In previous articles, I’ve written about the death of the email newsletter. These articles have explored the growing number of trigger or event based messages, which are being delivered in real-time based on consumers’ online interactions, and time-specific events that provide a specific context for a brand to interact with its customers.

What’s more, trigger-based messaging most often delivers far higher conversion rates as a result of their increased relevance.

With consumers engaging with brands over an increasing number of media touch points, brands are responding by upping the number of trigger emails they are sending to their customers’ inboxes. This is in a bid to address a specific user requirement with more timely one-to-one messages than your typical email newsletter. What’s more, trigger-based messaging most often delivers far higher conversion rates as a result of their increased relevance.

Whilst this certainly helps to maintain the use of email for relevant and timely communication, the automation of the email process in this way can sometimes serve to undermine brand values. Delivering stale, uninteresting email content that is devoid of the brand’s character or personality that the consumer first fell in love with could leave the user with a cold, emotionless experience. With this in mind, I’ve compiled a few tips on how marketers can really get the most of their email triggers:

1. Don’t forget about personalisation

If a user has interacted with your brand on your website (i.e. through initial newsletter registration) – as much useful information should be gathered and used to personalise their initial experience and re-enforce the reasons why that consumer was compelled to register in the first place.

2. Don’t lose your personality through automated emails

Even if your content is personalised in view of profile characteristics and user-requested content, brands should make sure they refresh automated email content. It’s easy to forget about these messages.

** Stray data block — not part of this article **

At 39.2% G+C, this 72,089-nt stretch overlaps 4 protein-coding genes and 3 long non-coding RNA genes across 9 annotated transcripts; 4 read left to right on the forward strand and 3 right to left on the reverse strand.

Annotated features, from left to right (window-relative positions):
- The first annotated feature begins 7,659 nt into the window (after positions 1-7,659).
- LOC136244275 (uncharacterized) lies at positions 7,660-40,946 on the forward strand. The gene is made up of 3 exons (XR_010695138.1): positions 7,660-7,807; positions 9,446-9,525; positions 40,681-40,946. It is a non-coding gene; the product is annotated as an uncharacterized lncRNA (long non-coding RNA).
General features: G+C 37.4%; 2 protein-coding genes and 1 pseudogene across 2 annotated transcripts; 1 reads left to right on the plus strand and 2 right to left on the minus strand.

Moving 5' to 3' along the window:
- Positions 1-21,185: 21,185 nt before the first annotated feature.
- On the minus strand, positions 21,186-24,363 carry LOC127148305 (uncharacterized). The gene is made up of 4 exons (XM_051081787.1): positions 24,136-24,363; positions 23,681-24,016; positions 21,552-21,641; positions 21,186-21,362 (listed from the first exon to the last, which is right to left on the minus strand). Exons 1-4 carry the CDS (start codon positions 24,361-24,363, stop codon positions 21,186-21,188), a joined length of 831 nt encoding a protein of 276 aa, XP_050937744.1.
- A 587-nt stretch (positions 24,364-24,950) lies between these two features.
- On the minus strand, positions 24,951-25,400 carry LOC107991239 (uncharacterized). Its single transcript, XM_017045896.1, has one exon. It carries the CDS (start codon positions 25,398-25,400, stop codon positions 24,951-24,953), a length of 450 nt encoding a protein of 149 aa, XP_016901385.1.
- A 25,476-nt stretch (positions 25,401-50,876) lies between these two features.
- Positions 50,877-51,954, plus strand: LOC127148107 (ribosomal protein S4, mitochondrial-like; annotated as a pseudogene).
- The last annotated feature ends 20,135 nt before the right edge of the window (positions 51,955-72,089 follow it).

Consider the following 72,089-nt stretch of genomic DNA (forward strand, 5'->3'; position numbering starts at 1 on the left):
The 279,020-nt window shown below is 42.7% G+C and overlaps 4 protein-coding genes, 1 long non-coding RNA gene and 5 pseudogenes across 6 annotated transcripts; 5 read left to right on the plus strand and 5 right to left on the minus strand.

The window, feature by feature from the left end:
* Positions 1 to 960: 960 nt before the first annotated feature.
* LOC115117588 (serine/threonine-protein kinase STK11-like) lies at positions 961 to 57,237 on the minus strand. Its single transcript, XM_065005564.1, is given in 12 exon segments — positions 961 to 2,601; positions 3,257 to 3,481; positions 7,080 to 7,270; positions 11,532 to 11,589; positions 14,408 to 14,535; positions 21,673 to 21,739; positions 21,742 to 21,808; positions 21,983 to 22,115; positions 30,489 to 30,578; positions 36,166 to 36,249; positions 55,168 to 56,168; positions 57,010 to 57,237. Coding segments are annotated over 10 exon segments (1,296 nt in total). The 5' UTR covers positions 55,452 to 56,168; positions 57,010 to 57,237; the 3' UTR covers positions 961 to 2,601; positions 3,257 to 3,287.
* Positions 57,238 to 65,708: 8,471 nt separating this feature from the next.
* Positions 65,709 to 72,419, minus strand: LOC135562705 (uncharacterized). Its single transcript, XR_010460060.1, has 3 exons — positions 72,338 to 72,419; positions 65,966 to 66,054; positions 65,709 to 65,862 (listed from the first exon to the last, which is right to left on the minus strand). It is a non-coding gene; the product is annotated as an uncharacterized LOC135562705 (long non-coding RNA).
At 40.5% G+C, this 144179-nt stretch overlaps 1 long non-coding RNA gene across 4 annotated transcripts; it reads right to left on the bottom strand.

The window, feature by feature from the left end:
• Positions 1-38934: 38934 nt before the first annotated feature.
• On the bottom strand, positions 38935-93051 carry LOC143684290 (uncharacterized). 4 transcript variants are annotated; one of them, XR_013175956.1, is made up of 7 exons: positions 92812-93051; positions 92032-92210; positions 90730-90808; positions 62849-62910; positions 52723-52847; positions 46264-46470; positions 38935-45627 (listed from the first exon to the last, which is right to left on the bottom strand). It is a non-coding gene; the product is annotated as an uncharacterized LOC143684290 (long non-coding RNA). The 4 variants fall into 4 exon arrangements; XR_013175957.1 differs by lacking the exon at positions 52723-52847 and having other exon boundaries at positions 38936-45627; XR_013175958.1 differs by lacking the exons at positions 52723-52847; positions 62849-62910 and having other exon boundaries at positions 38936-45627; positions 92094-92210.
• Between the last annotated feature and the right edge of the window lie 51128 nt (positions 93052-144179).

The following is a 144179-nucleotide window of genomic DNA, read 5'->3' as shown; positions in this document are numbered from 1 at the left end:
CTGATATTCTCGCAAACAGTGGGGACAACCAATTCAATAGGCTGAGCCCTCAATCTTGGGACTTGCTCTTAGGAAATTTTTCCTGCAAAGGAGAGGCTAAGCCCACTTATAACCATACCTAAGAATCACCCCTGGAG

3. Remember to make use of the subject line  

Reminder messages or admin messages don’t have to sound monotone. Use them as an opportunity to stand out from the crowd, inject your brand’s personality and be memorable.

4. Periodically review the content in email triggers

I’ve heard of horror stories where brands have gone through several re-designs before remembering to update their welcome trigger content – often suffering from low engagement after new user registration.

5. Don’t miss out on opportunities to create events for trigger messaging

Ask users about particular events they’d like specific information on and they will respond (or create opt-in points around website interactions). Through our lead generation program – we see preference centre completion rates of up to 85%. Capturing detailed information about users likes and dislikes will massively help you to personalise content and increase relevance.

6. Remember to make sure that triggers are future proof

Don’t assume that personalising communications (i.e. a birthday message) with content that was relevant a year ago on the basis that they will be interested in the same product a year down the line (unless it is seasonal of course).

7. Use social triggers to drive engagement (if relevant)

Being able to leverage the likes/dislikes of a consumer peer group, whether directly or indirectly is a great way of delivering messaging triggered by other like-minded individuals. Consider the FOMO (Fear of Missing Out) effect and how it has driven the success of Facebook, Twitter and LinkedIn messaging. Although this might not be possible for some retailers, highlighting what other peers are buying or reading on your website can spur on customer engagement.

8. Triggers should be designed around your customer journey

They should reflect different user behaviours throughout the customer journey and should plan for a particular outcome. The best way to do this is to create a visual flow diagram. This is the first step in ensuring your trigger messages are properly integrated with your customer communication strategy – vitally important to ensure synchronicity across all marketing channels.

9. Focus the use of triggers on simple quick wins

The value of trigger messages is that they are simple, quick and provide a functional value to the consumer. As such, consumers need to appreciate the value in receiving these emails and be looking out for them to drop in to their inbox. It’s worth reviewing simple admin triggers to look for quick opportunities to cross and upsell.

10. Look for more innovative ways of creating triggers

Consumers come to expect many admin-based triggers or confirmation messages but will appreciate other ways in which a retailer can help aid their decision making process. Very often retailers use triggers after a sale occurs and miss the opportunity to use triggers before a consumer becomes a customer. Examples can include: Wishlist/Basket reminders, Tell Me More, Recently Browsed, More Like This, Inspire Me/Recommend a Product – all of which create additional opportunities to grow your newsletter base and increase the opportunity to drive sales conversion.

Mark Ash

Mark Ash


Mark Ash is Managing Director Teradata Interactive International.